March 16, 2018

By uniting their community, they’re forging a Rust Belt revival in this historic coal town

Renewal Awards finalist Hazleton Integration Project lifts up its multi-cultural Pennsylvania community through education and family activities

The Hazleton Integration Project serves a diverse community in eastern Pennsylvania. Photo courtesy of Hazleton Integration Project


Meet the finalists for The Renewal Awards, a project of The Atlantic and Allstate. These individuals are the forces behind the 25 nonprofits competing for $150,000 in grant money. Ten winners will be announced March 27 at The Renewal Summit in New Orleans, on, and here, on The Renewal Project.

Hazleton is a small community in eastern Pennsylvania that has seen a lot of change in the last half century. A once-thriving town full of coal and manufacturing jobs, Hazleton struggled along with the rest of the Rust Belt, and its population declined, hitting a low point in the early 2000s. It was around this time that Hazleton experienced a sharp demographic shift with an influx of Latino families, who were drawn to the region for its affordable housing and new warehouse jobs.

Today, Hazleton is a community made up of many cultures. The Hazleton Integration Project, or HIP, creates community bonds by hosting educational, athletic, and cultural activities for families in need. Bob Curry is the nonprofit’s founding president. What started as a conversation with Hazleton native and Chicago Cubs Manager Joe Maddon in 2010, has blossomed into a bustling community center that residents can be proud of. We asked Curry to tell us more about how Hazleton is changing and the ways that HIP is serving the families who call it home. The following is an edited and condensed version of our Q&A. Follow HIP on Facebook, Instagram, and on Twitter at @Hazleton_1.

What are some of the projects that Hazleton Integration Project is working on now?

We currently operate Pennsylvania state-licensed education programs Time2Learn, a bilingual Pre-K program; and HIP After School Scholars, an enrichment based, STEAM-leaning after school for nearly 100 students from a distinctly underserved, largely minority, community. Following our after school program, we operate extensive athletic activities in our gym engaging youth throughout their high school years in basketball, baseball, volleyball, and soccer. In 2017 we began work on a project that will turn an unused 2-acre parcel of land into a pristine nature park with solar lighting, trails, and nature walks. It will be the only park of this type in the area.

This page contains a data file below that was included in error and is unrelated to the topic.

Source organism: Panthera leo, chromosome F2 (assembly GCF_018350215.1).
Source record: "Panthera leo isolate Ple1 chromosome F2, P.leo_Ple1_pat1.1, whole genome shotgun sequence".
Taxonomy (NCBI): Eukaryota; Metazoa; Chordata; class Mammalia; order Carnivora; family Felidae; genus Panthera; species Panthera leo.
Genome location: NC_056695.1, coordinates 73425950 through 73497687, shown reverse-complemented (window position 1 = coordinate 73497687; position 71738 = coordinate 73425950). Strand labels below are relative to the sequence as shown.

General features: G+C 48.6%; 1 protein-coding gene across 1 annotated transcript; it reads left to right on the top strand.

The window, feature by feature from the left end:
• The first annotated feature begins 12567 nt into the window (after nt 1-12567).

For our efforts in our community, we have been honored with the 2014 Pennsylvania State Education Association Human and Civil Rights Award, the 2015 Latino Pride of Place Award, and the 2017 Luzerne County Peace Center’s Peace and Justice Award.

Tell us about the Hazleton community.

Hazleton is a small city, currently 25,000 residents, that flourished during the days when coal was king. As coal began to die out in the late 1950s, a number of industrial parks sprang up providing manufacturing jobs and livable wages to a stable population. In the mid-1960s, Hazleton was declared an All-American City. Unfortunately, the 1970s brought a high degree of unemployment as manufacturing jobs began to drift abroad; the resulting hardships deeply affected the nearly all-white population. Population began to dwindle reaching as low as 22,000, as younger college educated citizens began a steady migration to larger cities for economic opportunities. Manufacturing gave way to warehousing and the available low skilled/low pay jobs were taken largely by a newly arriving immigrant population, most of them of Latino heritage. According to the U.S. Census, Hazleton went from 4 percent Latino in 2000 to 40 percent by 2010. This demographic shift has continued to where current estimates project a population that will be majority Latino by 2020.

The new immigrants brought a new vitality with them. Population began expanding and the average age of city residents shifted downward as many of the immigrants were families with young children in tow. The new immigrants also brought a share of problems with them, as needs for municipal services exploded and the school district needed to adapt to a rapid expansion and a spiraling need for services for English Language Learners. The recession of 2008 crushed the real estate market in Hazleton and offered no relief for either municipalities or the school district as the tax base actually declined. When we began to develop the Hazleton Integration Project, tensions between the long-standing residents and the new immigrants had reached an all-time high.

How did you start your community work?